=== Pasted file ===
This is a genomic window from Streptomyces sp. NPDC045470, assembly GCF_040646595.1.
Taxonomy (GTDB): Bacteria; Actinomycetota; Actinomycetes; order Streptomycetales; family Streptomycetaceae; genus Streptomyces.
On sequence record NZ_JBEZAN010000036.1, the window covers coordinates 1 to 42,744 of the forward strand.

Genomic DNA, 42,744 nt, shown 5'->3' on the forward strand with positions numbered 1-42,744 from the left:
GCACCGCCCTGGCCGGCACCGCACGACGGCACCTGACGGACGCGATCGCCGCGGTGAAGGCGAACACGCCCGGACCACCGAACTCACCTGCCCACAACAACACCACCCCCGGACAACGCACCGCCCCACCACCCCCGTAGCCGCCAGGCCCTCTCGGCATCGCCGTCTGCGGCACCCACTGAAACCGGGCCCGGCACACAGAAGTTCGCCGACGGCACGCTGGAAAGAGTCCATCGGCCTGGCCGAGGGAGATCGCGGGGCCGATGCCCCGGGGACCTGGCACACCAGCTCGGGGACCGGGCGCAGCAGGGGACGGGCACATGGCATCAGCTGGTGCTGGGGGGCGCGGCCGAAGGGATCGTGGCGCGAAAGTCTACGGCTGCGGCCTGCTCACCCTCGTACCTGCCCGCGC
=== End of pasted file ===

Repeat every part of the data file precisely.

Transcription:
This is a genomic window from Streptomyces sp. NPDC045470, assembly GCF_040646595.1.
Taxonomy (GTDB): Bacteria; Actinomycetota; Actinomycetes; order Streptomycetales; family Streptomycetaceae; genus Streptomyces.
On sequence record NZ_JBEZAN010000036.1, the window covers coordinates 1 to 42,744 of the forward strand.

Genomic DNA, 42,744 nt, shown 5'->3' on the forward strand with positions numbered 1-42,744 from the left:
GCACCGCCCTGGCCGGCACCGCACGACGGCACCTGACGGACGCGATCGCCGCGGTGAAGGCGAACACGCCCGGACCACCGAACTCACCTGCCCACAACAACACCACCCCCGGACAACGCACCGCCCCACCACCCCCGTAGCCGCCAGGCCCTCTCGGCATCGCCGTCTGCGGCACCCACTGAAACCGGGCCCGGCACACAGAAGTTCGCCGACGGCACGCTGGAAAGAGTCCATCGGCCTGGCCGAGGGAGATCGCGGGGCCGATGCCCCGGGGACCTGGCACACCAGCTCGGGGACCGGGCGCAGCAGGGGACGGGCACATGGCATCAGCTGGTGCTGGGGGGCGCGGCCGAAGGGATCGTGGCGCGAAAGTCTACGGCTGCGGCCTGCTCACCCTCGTACCTGCCCGCGC